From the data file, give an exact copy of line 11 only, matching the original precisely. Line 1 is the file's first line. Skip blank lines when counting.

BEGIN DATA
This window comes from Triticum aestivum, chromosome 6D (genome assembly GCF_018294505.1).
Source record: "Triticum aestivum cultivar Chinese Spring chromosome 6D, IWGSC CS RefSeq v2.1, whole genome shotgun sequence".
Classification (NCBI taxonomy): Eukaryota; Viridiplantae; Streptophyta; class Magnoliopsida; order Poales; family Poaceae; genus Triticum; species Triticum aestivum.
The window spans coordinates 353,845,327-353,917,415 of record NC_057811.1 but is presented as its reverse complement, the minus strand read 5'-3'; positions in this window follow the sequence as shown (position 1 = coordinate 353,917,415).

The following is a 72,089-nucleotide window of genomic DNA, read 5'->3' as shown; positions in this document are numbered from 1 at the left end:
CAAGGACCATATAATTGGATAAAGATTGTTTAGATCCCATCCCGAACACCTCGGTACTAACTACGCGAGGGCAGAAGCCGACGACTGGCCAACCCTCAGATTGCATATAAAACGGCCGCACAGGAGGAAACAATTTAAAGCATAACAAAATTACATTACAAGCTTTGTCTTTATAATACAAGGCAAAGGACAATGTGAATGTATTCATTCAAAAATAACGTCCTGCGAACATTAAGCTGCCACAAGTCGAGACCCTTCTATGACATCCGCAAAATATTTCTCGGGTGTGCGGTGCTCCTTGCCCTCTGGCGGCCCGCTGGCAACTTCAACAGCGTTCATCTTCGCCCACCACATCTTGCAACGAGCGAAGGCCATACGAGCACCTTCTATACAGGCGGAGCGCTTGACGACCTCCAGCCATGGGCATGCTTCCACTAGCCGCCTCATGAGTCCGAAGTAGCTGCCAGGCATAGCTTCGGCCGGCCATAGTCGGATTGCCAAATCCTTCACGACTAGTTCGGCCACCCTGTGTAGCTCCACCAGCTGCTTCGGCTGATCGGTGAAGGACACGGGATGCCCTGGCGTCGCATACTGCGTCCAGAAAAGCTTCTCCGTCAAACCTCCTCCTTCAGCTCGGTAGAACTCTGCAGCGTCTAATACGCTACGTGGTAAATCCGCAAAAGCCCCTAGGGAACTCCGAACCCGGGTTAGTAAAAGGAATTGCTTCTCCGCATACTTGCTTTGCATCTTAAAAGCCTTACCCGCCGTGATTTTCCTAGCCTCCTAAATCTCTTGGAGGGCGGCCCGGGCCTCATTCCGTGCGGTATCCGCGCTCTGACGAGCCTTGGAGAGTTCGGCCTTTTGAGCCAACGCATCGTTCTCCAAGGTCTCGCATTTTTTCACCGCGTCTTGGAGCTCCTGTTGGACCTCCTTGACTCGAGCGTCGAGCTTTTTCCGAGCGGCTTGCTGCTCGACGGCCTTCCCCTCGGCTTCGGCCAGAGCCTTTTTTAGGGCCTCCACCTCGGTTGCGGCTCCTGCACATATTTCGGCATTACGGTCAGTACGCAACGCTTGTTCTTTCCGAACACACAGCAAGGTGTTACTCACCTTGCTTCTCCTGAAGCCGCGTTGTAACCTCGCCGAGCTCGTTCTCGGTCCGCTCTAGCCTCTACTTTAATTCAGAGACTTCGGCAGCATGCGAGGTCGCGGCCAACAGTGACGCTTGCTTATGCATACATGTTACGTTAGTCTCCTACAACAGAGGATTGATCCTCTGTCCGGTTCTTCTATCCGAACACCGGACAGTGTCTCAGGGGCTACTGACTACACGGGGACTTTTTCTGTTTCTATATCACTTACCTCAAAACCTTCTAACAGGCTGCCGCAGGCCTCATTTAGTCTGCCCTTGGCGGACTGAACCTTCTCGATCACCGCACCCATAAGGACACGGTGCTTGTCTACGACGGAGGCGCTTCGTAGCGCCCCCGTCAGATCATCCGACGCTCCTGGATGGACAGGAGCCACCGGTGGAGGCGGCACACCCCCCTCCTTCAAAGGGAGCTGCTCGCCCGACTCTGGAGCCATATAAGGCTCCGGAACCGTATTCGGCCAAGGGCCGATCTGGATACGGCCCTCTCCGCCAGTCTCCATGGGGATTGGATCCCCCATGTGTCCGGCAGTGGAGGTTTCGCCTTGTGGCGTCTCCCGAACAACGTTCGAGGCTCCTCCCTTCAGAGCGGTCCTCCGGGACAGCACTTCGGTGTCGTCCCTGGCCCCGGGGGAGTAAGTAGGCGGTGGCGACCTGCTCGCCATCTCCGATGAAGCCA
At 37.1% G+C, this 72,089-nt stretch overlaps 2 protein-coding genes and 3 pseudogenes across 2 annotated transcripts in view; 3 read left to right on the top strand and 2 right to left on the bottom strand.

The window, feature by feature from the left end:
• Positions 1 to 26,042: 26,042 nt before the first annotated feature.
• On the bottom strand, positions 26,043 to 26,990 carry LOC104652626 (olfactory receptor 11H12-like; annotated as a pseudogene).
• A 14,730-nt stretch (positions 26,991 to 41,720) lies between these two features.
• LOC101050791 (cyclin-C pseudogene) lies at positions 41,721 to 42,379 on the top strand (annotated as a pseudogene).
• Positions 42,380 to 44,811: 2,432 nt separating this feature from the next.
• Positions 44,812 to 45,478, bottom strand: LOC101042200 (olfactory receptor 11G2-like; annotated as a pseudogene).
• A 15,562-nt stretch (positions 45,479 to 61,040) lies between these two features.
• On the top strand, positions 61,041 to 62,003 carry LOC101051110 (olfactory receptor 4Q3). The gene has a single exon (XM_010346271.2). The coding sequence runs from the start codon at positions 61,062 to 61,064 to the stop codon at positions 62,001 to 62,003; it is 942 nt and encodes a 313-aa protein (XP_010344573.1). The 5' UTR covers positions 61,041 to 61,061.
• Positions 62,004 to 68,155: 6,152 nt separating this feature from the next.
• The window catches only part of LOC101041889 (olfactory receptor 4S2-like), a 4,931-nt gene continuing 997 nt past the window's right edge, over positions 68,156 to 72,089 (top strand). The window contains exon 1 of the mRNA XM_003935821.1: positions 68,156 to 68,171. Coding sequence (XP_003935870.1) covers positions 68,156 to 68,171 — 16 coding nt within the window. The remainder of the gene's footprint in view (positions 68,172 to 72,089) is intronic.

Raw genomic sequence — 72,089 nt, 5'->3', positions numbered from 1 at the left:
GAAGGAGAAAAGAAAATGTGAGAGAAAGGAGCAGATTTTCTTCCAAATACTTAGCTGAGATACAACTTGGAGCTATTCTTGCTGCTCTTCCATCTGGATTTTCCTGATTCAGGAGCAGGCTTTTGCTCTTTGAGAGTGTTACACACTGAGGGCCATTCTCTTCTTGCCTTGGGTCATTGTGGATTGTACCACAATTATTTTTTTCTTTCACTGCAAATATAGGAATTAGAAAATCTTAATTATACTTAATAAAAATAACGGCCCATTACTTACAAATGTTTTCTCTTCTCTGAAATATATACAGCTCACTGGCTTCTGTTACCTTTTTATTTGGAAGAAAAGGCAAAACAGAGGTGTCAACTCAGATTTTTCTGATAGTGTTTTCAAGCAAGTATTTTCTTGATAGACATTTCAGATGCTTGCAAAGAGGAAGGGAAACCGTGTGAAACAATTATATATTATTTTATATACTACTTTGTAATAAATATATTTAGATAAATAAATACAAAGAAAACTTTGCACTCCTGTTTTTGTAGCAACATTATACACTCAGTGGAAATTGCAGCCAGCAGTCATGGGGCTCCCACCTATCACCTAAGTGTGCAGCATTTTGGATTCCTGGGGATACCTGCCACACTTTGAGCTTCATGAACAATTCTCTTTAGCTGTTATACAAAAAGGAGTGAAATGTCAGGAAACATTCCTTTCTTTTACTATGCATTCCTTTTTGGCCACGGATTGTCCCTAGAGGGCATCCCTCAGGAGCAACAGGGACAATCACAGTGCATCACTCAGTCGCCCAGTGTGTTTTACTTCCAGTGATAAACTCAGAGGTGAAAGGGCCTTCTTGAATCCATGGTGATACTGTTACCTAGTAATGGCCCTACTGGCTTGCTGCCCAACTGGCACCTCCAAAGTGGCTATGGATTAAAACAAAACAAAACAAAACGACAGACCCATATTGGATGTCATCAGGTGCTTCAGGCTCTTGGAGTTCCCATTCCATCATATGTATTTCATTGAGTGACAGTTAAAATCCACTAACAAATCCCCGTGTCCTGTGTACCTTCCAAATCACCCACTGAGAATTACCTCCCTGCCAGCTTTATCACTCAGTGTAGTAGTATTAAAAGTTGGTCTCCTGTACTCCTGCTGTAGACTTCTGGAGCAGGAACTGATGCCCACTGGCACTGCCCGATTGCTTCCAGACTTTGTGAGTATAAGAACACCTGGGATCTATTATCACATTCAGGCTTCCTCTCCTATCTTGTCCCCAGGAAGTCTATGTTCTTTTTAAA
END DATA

• A 14,730-nt stretch (positions 26,991 to 41,720) lies between these two features.